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Cancer Epidemiol Biomarkers Prev. 2013 Oct;22(10):1668-76. doi: 10.1158/1055-9965.EPI-13-0421.

Impact of rural residence on forgoing healthcare after cancer because of cost.

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Authors' Affiliations: Social Science and Health Policy, Epidemiology and Prevention, Biostatistical Sciences, Division of Public Health Sciences, Wake Forest School of Medicine, Winston-Salem, North Carolina; Health Services and Economics Branch, Applied Research Program, Division of Cancer Control and Population Science, National Cancer Institute, Rockville, Maryland.



Routine follow-up care is recommended to promote the well-being of cancer survivors, but financial difficulties may interfere. Rural-urban disparities in forgoing healthcare due to cost have been observed in the general population; however, it is unknown whether this disparity persists among survivors. The purpose of this study was to examine rural-urban disparities in forgoing healthcare after cancer due to cost.


We analyzed data from 7,804 cancer survivors in the 2006 to 2010 National Health Interview Survey. Logistic regression models, adjusting for sociodemographic and clinical characteristics, were used to assess rural-urban disparities in forgoing medical care, prescription medications, and dental care due to cost, stratified by age (younger: 18-64, older: 65+).


Compared with urban survivors, younger rural survivors were more likely to forgo medical care (P < 0.001) and prescription medications (P < 0.001) due to cost; older rural survivors were more likely to forgo medical (P < 0.001) and dental care (P = 0.05). Rural-urban disparities did not persist among younger survivors in adjusted analyses; however, older rural survivors remained more likely to forgo medical [OR = 1.66, 95% confidence interval (CI) = 1.11-2.48] and dental care (OR = 1.54, 95%CI = 1.08-2.20).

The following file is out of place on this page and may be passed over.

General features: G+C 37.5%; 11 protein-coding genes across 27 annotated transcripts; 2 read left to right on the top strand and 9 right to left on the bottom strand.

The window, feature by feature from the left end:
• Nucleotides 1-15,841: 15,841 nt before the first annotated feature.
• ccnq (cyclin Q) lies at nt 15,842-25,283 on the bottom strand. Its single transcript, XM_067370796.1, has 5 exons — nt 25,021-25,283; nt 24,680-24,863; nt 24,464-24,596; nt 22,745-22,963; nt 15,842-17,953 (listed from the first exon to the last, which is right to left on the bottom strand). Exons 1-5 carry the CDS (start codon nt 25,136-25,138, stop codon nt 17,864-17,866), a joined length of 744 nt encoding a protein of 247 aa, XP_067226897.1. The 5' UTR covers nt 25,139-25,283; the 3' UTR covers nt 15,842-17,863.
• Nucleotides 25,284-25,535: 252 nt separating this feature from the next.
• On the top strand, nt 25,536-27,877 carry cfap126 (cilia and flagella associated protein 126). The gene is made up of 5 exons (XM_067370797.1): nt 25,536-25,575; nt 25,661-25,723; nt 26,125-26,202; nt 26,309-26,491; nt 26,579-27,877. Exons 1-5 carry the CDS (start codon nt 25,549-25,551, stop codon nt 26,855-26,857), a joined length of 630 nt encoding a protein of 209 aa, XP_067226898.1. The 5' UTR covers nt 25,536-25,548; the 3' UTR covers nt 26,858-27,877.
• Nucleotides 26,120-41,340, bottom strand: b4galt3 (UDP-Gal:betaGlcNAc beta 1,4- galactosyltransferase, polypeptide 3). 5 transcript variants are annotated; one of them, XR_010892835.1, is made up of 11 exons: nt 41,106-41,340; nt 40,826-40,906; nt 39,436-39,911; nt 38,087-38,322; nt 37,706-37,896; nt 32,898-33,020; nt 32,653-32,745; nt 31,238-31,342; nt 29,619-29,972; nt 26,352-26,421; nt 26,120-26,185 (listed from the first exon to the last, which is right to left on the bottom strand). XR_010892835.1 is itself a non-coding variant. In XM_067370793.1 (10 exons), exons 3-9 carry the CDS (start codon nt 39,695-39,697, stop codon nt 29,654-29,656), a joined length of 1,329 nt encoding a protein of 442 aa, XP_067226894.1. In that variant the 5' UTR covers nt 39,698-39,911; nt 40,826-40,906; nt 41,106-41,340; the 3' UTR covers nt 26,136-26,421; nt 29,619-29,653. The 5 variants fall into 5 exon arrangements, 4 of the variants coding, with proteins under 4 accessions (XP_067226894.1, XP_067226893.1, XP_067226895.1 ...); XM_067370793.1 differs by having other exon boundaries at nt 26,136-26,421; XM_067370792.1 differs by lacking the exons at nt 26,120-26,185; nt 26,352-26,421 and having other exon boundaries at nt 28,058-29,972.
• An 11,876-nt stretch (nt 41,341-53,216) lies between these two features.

Adjustment for health insurance and other sociodemographic characteristics attenuates rural-urban disparities in forgoing healthcare among younger survivors, but not older survivors. Financial factors relating to healthcare use among rural survivors should be a topic of continued investigation.


Addressing out-of-pocket costs may be an important step in reducing rural-urban disparities in healthcare, especially for older survivors. It will be important to monitor how healthcare reform efforts impact disparities observed in this vulnerable population.

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